Question: A person has enrolled as a voter at two different places in India and he has Voter IDs at both these places. Can a complaint be filed against him? Is it an offence?
Answer: Yes, it is an offence if a person has two Voter IDs and has enrolled at two different places as a voter, provided he has done so by making false statement or declaration.
It may be pointed out that as per Section 17 of the Representation of the People Act, 1950, no person can be enrolled as a voter in more than one constituency:
“17. No person to be registered in more than one constituency.— No person shall be entitled to be registered in the electoral roll for more than one constituency.”
Likewise, as per Section 18 of the above Act, no person can be enrolled as a voter more than once in the same constituency:
“18. No person to be registered more than once in any constituency.—No person shall be entitled to be registered in the electoral roll for any constituency more than once.”
Thus, the net effect is that a person can be enrolled as a voter only once anywhere in India.
Section 31 of the Representation of the People Act, 1950, is also relevant in this regard:
“31. Making false declarations.—If any person makes in connection with—
(a) the preparation, revision or correction of an electoral roll, or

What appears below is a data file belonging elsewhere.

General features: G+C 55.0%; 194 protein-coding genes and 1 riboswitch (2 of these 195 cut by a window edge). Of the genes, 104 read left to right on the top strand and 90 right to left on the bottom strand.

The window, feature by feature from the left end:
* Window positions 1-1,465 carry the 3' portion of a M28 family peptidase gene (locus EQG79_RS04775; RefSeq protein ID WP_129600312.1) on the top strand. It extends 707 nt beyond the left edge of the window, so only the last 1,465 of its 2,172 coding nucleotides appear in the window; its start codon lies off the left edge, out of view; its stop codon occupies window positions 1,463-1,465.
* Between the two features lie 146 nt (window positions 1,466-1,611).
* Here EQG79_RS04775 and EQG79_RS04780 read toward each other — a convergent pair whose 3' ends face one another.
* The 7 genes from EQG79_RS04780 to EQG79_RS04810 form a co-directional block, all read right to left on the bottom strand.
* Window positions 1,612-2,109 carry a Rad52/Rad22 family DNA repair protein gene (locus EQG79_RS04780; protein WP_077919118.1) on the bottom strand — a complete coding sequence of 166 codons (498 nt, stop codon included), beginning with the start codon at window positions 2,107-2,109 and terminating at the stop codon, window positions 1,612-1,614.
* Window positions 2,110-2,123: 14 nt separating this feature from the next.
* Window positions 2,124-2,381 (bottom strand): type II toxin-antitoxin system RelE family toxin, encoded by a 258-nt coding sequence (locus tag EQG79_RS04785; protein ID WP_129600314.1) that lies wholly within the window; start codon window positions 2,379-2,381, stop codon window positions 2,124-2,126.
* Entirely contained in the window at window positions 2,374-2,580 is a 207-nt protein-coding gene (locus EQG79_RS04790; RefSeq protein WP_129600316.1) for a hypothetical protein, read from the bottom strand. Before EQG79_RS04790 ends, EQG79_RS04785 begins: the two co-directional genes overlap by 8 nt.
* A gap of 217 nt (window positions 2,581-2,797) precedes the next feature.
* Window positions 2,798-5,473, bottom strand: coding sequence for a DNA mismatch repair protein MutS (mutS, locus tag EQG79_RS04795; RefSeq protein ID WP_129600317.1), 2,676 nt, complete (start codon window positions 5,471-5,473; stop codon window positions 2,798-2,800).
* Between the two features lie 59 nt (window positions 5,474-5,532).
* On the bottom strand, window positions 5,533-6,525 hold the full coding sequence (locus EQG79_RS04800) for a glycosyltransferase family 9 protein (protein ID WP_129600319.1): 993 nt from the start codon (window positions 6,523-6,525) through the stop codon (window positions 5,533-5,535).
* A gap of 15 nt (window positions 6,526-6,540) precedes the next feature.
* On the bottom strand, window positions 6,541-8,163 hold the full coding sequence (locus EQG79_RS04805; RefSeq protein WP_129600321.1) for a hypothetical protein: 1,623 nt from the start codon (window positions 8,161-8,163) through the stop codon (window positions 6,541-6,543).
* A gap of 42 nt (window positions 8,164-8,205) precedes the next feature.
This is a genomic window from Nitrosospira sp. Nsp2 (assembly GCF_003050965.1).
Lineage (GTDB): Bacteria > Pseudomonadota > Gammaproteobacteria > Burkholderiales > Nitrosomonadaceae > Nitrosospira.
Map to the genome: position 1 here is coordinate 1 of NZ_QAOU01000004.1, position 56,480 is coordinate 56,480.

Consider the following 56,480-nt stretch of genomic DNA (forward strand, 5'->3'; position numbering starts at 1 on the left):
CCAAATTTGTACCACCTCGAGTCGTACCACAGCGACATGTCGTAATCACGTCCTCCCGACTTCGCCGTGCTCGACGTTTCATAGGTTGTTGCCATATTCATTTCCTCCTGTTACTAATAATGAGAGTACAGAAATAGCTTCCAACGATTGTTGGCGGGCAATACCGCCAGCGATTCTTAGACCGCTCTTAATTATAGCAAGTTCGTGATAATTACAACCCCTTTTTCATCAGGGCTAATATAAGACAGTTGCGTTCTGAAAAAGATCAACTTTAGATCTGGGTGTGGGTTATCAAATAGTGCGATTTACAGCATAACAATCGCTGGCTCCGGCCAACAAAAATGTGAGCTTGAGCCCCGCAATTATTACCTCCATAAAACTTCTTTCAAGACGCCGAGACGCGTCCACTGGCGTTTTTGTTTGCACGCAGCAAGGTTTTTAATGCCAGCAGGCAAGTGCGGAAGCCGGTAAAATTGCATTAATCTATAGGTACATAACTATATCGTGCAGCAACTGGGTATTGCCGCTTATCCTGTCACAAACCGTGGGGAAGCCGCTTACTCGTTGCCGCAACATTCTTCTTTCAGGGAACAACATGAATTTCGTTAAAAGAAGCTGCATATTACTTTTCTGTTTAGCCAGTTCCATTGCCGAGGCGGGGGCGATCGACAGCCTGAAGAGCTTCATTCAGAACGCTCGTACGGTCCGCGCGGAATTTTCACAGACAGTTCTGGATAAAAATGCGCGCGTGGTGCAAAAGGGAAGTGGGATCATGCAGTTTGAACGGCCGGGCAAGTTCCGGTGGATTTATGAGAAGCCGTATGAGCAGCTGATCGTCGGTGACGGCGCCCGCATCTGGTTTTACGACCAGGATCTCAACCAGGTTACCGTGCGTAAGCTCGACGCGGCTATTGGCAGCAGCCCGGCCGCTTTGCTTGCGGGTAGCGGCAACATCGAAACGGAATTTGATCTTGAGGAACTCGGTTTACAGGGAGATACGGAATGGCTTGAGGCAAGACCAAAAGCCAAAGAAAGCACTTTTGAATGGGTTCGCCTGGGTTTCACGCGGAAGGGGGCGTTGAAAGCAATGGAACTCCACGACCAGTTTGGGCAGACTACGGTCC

(b) the inclusion or exclusion of any entry in or from an electoral roll,
a statement or declaration in writing which is false and which he either knows or believes to be false or does not believe to be true, he shall be punishable with imprisonment for a term which may extend to one year, or with fine, or with both.”
It is pertinent to point out that if a person gets himself enrolled as a voter twice (or more number of times) and has two Voter IDs, he is liable for the offence under the above Section 31.
Thus, it is an offence to have two Voter IDs if the person has himself obtained these two Voter IDs by making a false declaration or statement.
However, the above offence under Section 31 is a non-cognizable offence and the police does not have the power to register FIR and investigate the offence without the orders of the Magistrate, as required under Section 155(2) of the Criminal Procedure Code (Cr.P.C.). In the case of Keshav Lal Thakur v. State of Bihar, (1996) 11 SCC 557, the Supreme Court has clearly held that offence under Section 31 of the Representation of the People Act, 1950, is a non-cognizable offence.
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